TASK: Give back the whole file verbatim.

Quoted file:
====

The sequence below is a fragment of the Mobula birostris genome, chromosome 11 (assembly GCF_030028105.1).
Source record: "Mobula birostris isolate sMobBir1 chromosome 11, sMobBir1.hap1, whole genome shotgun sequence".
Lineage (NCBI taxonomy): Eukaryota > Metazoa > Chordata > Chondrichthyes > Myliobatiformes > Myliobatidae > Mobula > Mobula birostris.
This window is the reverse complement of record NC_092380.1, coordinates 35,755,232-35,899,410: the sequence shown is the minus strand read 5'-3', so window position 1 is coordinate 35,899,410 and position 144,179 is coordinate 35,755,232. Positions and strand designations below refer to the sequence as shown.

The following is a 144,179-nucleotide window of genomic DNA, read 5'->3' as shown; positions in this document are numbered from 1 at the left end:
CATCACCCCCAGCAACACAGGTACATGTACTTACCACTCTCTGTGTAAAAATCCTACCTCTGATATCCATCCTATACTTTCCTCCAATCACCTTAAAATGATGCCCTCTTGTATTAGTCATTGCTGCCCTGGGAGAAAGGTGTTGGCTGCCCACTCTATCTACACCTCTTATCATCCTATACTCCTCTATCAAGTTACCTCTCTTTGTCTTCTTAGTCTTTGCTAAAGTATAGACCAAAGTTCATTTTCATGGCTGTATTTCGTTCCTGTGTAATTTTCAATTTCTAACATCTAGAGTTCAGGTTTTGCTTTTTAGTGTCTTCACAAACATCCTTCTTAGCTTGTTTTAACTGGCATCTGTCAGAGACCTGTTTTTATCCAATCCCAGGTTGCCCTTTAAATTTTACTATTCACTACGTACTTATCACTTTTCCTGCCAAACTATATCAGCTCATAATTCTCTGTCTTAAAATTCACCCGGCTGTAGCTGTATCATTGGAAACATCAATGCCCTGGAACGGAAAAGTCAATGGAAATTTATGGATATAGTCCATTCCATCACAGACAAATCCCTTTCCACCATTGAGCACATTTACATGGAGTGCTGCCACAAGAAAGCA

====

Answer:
The sequence below is a fragment of the Mobula birostris genome, chromosome 11 (assembly GCF_030028105.1).
Source record: "Mobula birostris isolate sMobBir1 chromosome 11, sMobBir1.hap1, whole genome shotgun sequence".
Lineage (NCBI taxonomy): Eukaryota > Metazoa > Chordata > Chondrichthyes > Myliobatiformes > Myliobatidae > Mobula > Mobula birostris.
This window is the reverse complement of record NC_092380.1, coordinates 35,755,232-35,899,410: the sequence shown is the minus strand read 5'-3', so window position 1 is coordinate 35,899,410 and position 144,179 is coordinate 35,755,232. Positions and strand designations below refer to the sequence as shown.

The following is a 144,179-nucleotide window of genomic DNA, read 5'->3' as shown; positions in this document are numbered from 1 at the left end:
CATCACCCCCAGCAACACAGGTACATGTACTTACCACTCTCTGTGTAAAAATCCTACCTCTGATATCCATCCTATACTTTCCTCCAATCACCTTAAAATGATGCCCTCTTGTATTAGTCATTGCTGCCCTGGGAGAAAGGTGTTGGCTGCCCACTCTATCTACACCTCTTATCATCCTATACTCCTCTATCAAGTTACCTCTCTTTGTCTTCTTAGTCTTTGCTAAAGTATAGACCAAAGTTCATTTTCATGGCTGTATTTCGTTCCTGTGTAATTTTCAATTTCTAACATCTAGAGTTCAGGTTTTGCTTTTTAGTGTCTTCACAAACATCCTTCTTAGCTTGTTTTAACTGGCATCTGTCAGAGACCTGTTTTTATCCAATCCCAGGTTGCCCTTTAAATTTTACTATTCACTACGTACTTATCACTTTTCCTGCCAAACTATATCAGCTCATAATTCTCTGTCTTAAAATTCACCCGGCTGTAGCTGTATCATTGGAAACATCAATGCCCTGGAACGGAAAAGTCAATGGAAATTTATGGATATAGTCCATTCCATCACAGACAAATCCCTTTCCACCATTGAGCACATTTACATGGAGTGCTGCCACAAGAAAGCA